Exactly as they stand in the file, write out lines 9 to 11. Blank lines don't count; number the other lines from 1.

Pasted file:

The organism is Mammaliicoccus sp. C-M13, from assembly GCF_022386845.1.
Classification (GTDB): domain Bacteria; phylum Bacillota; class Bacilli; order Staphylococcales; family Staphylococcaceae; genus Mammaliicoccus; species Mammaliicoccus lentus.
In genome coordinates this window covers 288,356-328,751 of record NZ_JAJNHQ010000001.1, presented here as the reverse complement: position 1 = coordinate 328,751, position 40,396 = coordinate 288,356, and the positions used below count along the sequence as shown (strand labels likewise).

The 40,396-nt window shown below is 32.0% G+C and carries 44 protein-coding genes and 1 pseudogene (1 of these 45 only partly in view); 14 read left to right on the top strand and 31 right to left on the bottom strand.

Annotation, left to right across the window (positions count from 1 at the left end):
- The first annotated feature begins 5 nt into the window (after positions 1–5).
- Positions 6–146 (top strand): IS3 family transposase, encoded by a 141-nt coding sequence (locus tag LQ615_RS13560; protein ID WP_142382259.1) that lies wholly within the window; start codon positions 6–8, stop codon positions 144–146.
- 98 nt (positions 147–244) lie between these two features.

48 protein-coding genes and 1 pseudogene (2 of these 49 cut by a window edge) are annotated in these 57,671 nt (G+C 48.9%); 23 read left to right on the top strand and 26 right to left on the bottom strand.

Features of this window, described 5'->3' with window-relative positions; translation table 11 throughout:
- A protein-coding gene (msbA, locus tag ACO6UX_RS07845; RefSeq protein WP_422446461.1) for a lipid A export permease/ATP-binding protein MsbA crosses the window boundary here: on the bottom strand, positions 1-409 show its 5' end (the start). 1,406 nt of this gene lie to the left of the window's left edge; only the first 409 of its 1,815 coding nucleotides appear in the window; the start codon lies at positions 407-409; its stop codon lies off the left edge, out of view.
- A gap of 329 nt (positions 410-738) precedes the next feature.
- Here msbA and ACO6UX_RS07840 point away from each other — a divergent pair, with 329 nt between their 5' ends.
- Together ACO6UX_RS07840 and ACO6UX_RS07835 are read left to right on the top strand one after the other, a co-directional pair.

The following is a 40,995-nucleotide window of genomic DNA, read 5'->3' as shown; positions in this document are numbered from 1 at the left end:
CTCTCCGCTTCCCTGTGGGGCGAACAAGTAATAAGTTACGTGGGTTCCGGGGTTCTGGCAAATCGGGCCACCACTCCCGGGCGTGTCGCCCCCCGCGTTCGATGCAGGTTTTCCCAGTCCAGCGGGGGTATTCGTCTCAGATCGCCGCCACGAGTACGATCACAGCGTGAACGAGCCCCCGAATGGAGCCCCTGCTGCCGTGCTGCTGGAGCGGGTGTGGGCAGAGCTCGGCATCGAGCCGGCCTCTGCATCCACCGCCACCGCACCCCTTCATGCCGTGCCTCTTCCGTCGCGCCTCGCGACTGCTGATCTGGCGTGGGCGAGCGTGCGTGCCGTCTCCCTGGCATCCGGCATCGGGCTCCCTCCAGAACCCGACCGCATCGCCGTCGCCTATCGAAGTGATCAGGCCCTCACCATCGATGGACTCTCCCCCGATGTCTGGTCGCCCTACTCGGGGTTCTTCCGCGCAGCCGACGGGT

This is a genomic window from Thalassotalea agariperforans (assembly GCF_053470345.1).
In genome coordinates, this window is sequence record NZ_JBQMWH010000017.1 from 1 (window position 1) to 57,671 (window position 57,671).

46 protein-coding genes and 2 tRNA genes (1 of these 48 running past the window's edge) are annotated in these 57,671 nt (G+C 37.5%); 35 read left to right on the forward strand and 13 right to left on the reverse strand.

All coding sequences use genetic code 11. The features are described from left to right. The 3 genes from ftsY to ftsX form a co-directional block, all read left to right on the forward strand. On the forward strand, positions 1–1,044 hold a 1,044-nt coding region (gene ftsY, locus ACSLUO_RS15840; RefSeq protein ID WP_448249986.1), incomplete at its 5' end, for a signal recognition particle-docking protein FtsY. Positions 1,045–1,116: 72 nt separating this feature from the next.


48 protein-coding genes and 1 pseudogene (2 of these 49 cut by a window edge) are annotated in these 57,671 nt (G+C 48.9%); 23 read left to right on the top strand and 26 right to left on the bottom strand.

Features of this window, described 5'->3' with window-relative positions; translation table 11 throughout:
- A protein-coding gene (msbA, locus tag ACO6UX_RS07845; RefSeq protein WP_422446461.1) for a lipid A export permease/ATP-binding protein MsbA crosses the window boundary here: on the bottom strand, positions 1-409 show its 5' end (the start). 1,406 nt of this gene lie to the left of the window's left edge; only the first 409 of its 1,815 coding nucleotides appear in the window; the start codon lies at positions 407-409; its stop codon lies off the left edge, out of view.